Here the Mansfield-Scott strategy shows its other side, which is to distort the bill’s purpose. More and more, those endorsing S. 1 present it as an innocuous, long-overdue codification of the legal code. The implication is that S. 1 is essentially a harmless effort to introduce uniformity into the legal system and that a few accidental assaults on democratic rights which “slipped in” can be removed.

This facade is every bit as insidious as the effort to change the bill’s number. To be sure the inconsistent application of existing legal statutes has led to unequal and arbitrary law enforcement. But the harmless rectification of this maze is not S. 1’s major purpose, nor is the task a “noncontroversial,” routine matter for lawyers and bureaucrats.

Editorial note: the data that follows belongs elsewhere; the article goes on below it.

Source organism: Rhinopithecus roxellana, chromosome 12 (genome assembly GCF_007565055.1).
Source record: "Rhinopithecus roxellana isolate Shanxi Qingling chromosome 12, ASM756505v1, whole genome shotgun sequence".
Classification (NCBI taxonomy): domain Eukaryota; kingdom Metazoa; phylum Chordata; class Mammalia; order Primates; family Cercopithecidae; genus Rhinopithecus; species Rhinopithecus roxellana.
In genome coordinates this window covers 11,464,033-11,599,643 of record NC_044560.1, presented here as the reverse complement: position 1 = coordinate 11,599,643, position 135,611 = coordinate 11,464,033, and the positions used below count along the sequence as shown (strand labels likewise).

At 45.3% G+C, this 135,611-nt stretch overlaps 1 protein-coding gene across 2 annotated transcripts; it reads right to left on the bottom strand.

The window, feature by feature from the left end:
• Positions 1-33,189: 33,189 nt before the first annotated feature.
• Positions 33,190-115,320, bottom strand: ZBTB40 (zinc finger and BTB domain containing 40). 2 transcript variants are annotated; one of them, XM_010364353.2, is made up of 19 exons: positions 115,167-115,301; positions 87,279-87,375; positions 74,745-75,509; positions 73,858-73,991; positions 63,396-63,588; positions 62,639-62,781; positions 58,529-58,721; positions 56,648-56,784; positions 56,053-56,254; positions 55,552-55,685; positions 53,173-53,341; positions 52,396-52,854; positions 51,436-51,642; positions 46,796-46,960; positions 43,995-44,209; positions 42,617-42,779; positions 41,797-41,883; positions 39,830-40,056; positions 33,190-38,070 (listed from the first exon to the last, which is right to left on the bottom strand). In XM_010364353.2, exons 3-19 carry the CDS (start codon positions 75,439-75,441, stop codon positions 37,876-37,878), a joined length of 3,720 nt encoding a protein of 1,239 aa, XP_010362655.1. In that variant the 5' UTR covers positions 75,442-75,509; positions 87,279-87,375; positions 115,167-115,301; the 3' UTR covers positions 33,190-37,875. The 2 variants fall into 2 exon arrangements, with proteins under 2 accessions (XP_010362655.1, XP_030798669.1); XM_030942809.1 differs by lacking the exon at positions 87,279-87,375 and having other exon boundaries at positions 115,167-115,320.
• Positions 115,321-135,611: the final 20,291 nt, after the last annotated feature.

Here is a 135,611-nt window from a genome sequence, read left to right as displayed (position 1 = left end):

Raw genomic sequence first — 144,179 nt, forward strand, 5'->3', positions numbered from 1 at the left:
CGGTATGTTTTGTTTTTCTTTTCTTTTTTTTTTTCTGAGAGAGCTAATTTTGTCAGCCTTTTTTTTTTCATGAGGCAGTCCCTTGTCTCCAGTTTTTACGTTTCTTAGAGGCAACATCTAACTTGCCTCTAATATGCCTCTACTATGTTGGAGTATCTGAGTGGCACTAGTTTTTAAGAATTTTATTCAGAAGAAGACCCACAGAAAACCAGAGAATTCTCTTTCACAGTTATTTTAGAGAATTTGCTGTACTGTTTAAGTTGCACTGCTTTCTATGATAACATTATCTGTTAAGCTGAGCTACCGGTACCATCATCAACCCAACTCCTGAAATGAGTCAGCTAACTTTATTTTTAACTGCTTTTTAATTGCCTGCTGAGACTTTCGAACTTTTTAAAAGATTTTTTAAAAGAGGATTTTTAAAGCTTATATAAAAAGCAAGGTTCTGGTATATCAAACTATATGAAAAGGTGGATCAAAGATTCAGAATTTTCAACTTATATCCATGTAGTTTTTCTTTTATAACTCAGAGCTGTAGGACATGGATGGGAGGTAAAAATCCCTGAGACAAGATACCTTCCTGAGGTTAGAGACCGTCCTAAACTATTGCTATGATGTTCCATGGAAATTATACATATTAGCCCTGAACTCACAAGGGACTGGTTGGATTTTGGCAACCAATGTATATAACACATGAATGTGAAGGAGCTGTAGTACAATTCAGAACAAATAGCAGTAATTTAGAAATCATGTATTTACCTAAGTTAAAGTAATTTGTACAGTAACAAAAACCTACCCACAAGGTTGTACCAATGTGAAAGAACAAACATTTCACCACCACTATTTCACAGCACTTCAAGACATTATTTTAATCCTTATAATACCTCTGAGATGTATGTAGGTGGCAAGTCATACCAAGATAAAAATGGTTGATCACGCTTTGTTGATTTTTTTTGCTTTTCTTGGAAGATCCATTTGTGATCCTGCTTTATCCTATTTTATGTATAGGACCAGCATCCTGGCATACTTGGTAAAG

Two of the nation’s leading lawyers and civil libertarians, Vern Countryman of Harvard and Thomas Emerson of Yale, recently explained this point in an NCARL newsletter. “We do not oppose revision of the Federal Criminal Code,” they said, but “the task is an enormously complex one, involving literally thousands of provisions of law that affect every citizen. Congress should start with a bill that has been drafted by people who are committed to preserving American rights...S. 1 does not supply such a foundation.”